Pornography Film Festival Is Back In Action
The organizers of a local pornographic film festival are celebrating a recent ruling by New Mexico’s highest court. It hasn’t exactly been a day at the movies for Pornotopia’s creators though. They, along with the owner of an Albuquerque movie theater, have been fighting for the festival for more than three years.
The issue: whether or not the Guild Cinema, an Albuquerque art film house, was designated for “adult entertainment.” After being cited and fined in 2008 for violating Albuquerque zoning laws, owner Keif Henley decided to take the issue to court. Henley said he decided not to pay the fine as a matter of principle. Last month, the New Mexico Supreme Court ruled that the theater could host the film festival without violating the city’s zoning laws.
“I felt like we would have acquiesced to something that was very unreasonable. I didn’t think one weekend out of the year could threaten this neighborhood,” Henley said.
Ultimately, the court ruled that adult content once a year does not constitute an “adult establishment."
Molly Adler and Matie Fricker started Pornotopia in 2007 as a way to showcase pornography in a more positive light. Together they co-own Self Serve Sexuality Resource Center, an Albuquerque boutique that offers educational sex classes and sells a variety of adult-themed products.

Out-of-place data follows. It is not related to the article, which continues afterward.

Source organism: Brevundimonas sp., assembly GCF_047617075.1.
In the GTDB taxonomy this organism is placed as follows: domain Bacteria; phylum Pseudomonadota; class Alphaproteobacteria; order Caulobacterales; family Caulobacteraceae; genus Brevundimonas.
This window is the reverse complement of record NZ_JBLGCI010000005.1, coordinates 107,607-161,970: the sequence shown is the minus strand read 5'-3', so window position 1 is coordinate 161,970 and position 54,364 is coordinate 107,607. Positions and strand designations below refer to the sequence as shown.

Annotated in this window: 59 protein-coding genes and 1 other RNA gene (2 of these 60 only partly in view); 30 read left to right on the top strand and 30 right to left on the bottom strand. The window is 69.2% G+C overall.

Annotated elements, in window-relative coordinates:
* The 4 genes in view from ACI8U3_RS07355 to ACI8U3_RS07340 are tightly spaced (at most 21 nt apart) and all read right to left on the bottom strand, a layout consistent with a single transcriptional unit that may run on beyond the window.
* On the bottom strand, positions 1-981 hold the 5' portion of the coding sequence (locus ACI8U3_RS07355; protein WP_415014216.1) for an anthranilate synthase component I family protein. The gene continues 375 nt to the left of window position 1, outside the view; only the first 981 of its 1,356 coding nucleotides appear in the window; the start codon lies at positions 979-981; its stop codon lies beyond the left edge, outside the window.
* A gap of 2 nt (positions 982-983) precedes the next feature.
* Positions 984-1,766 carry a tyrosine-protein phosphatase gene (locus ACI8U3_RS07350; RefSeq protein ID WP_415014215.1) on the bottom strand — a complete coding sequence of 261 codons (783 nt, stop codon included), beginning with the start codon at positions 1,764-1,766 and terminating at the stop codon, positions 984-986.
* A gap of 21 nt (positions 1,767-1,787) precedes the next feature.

Fricker said the festival allows people to see films about all different kinds of sex, with people that are sometimes larger than most pornographic film stars.
“We are starving for images of bodies that look like ours,” Fricker said. “One of our biggest supporters explained to me it was the first time she felt sexy and beautiful, because she saw a woman, this wonderful independent film star, but she had a body that looked like hers.”
The first warning from the city came in the form of a fax to the theater, just hours before the first Pornotopia was supposed to start.
Fricker said a group of progressive lawyers were at the theater for an unrelated documentary. When they came out of the theater and learned of the warning, things progressed quickly.
“Everyone got on their phones and they were flipping out, and then within an hour and a half, the head of the New Mexico ACLU was there to defend us. It was like a beacon in the night. They came in on their Priuses and they were there to help us,” said Fricker.
The city council could still draft an ordinance to stop the festival, but so far there seems to be no formal attempt to do so.
According Code Enforcement Manager Brennon Williams, there is no plan for any further citations or fines.
“They’ve spoken. It’s not that there’s nothing we can do, but it’s not a zoning violation according to the New Mexico State Supreme Court,” Williams said.
Even though the court’s decision was based on the definition of an “adult establishment”, Molly Adler says it’s about free speech.
“It may seem extreme that we are saying, ‘okay, this is porn’. We might be talking about art or writing or intellectual material. So there’s this separation between highbrow and low brow.”
Adler says the whole experience has demonstrated to her how tenuous it can be until it is tested.